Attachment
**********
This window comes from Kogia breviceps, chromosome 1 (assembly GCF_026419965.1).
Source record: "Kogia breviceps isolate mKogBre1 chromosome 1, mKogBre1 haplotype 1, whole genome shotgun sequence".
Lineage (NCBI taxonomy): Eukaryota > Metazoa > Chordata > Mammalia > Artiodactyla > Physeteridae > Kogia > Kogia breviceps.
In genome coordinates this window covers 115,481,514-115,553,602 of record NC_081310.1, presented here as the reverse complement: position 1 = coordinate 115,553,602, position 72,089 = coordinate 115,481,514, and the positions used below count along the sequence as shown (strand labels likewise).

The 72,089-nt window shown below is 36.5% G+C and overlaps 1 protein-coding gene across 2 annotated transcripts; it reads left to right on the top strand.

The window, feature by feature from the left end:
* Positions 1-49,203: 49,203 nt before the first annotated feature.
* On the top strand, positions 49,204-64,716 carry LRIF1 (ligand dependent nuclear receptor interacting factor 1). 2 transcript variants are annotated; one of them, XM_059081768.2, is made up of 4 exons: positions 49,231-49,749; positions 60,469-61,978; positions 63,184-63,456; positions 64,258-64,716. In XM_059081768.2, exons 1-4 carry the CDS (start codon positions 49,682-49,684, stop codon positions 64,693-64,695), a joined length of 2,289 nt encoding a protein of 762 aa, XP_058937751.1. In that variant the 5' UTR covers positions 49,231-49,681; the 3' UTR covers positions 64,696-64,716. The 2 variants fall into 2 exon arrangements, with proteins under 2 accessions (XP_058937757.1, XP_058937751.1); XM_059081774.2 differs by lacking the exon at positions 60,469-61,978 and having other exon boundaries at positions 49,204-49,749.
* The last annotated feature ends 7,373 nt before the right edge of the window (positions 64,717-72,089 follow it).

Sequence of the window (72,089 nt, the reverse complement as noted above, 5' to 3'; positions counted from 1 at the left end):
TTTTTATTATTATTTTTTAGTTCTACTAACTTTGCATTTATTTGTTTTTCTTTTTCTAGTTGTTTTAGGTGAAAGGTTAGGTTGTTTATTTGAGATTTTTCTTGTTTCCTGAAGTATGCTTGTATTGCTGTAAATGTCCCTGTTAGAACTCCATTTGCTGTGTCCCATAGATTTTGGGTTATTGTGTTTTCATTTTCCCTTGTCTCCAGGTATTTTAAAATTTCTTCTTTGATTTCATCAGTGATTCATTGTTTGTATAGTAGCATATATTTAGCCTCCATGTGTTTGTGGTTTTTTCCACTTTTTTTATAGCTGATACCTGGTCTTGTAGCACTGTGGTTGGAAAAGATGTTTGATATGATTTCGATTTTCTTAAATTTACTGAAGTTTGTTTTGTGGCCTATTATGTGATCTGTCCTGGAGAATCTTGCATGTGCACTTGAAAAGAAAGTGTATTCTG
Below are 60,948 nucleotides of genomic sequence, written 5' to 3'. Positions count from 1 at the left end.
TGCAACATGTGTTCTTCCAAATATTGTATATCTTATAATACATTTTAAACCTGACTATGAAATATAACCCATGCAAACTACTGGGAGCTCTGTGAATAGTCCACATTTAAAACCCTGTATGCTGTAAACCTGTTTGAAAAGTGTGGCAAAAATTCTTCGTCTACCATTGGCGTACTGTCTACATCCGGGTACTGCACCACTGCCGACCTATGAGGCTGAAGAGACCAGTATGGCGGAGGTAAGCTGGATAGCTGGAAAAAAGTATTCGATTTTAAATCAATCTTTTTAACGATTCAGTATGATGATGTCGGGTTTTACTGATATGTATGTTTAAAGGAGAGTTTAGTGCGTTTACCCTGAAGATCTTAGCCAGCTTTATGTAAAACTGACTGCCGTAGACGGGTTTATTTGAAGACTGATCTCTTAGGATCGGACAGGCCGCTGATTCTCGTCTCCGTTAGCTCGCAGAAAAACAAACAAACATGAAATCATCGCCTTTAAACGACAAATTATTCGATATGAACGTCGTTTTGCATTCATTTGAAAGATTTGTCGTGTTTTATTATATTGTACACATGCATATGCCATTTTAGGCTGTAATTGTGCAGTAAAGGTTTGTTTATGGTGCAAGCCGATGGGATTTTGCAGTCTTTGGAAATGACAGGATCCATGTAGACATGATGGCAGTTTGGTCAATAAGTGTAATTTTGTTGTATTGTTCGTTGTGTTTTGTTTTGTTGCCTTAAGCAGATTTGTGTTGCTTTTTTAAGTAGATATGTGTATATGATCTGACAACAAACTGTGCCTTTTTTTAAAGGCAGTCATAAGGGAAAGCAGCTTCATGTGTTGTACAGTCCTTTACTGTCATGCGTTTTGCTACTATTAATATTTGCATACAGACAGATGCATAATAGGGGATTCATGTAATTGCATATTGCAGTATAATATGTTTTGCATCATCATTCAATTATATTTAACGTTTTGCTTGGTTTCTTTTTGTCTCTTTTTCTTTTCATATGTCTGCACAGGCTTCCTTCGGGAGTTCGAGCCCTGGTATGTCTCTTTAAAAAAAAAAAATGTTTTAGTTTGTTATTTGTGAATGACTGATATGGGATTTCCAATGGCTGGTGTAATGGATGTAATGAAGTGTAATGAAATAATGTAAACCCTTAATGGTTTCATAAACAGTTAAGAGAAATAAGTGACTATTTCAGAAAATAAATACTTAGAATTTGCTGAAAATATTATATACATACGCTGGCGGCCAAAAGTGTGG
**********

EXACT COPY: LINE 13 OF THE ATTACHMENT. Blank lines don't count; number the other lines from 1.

TGCAACATGTGTTCTTCCAAATATTGTATATCTTATAATACATTTTAAACCTGACTATGAAATATAACCCATGCAAACTACTGGGAGCTCTGTGAATAGTCCACATTTAAAACCCTGTATGCTGTAAACCTGTTTGAAAAGTGTGGCAAAAATTCTTCGTCTACCATTGGCGTACTGTCTACATCCGGGTACTGCACCACTGCCGACCTATGAGGCTGAAGAGACCAGTATGGCGGAGGTAAGCTGGATAGCTGGAAAAAAGTATTCGATTTTAAATCAATCTTTTTAACGATTCAGTATGATGATGTCGGGTTTTACTGATATGTATGTTTAAAGGAGAGTTTAGTGCGTTTACCCTGAAGATCTTAGCCAGCTTTATGTAAAACTGACTGCCGTAGACGGGTTTATTTGAAGACTGATCTCTTAGGATCGGACAGGCCGCTGATTCTCGTCTCCGTTAGCTCGCAGAAAAACAAACAAACATGAAATCATCGCCTTTAAACGACAAATTATTCGATATGAACGTCGTTTTGCATTCATTTGAAAGATTTGTCGTGTTTTATTATATTGTACACATGCATATGCCATTTTAGGCTGTAATTGTGCAGTAAAGGTTTGTTTATGGTGCAAGCCGATGGGATTTTGCAGTCTTTGGAAATGACAGGATCCATGTAGACATGATGGCAGTTTGGTCAATAAGTGTAATTTTGTTGTATTGTTCGTTGTGTTTTGTTTTGTTGCCTTAAGCAGATTTGTGTTGCTTTTTTAAGTAGATATGTGTATATGATCTGACAACAAACTGTGCCTTTTTTTAAAGGCAGTCATAAGGGAAAGCAGCTTCATGTGTTGTACAGTCCTTTACTGTCATGCGTTTTGCTACTATTAATATTTGCATACAGACAGATGCATAATAGGGGATTCATGTAATTGCATATTGCAGTATAATATGTTTTGCATCATCATTCAATTATATTTAACGTTTTGCTTGGTTTCTTTTTGTCTCTTTTTCTTTTCATATGTCTGCACAGGCTTCCTTCGGGAGTTCGAGCCCTGGTATGTCTCTTTAAAAAAAAAAAATGTTTTAGTTTGTTATTTGTGAATGACTGATATGGGATTTCCAATGGCTGGTGTAATGGATGTAATGAAGTGTAATGAAATAATGTAAACCCTTAATGGTTTCATAAACAGTTAAGAGAAATAAGTGACTATTTCAGAAAATAAATACTTAGAATTTGCTGAAAATATTATATACATACGCTGGCGGCCAAAAGTGTGG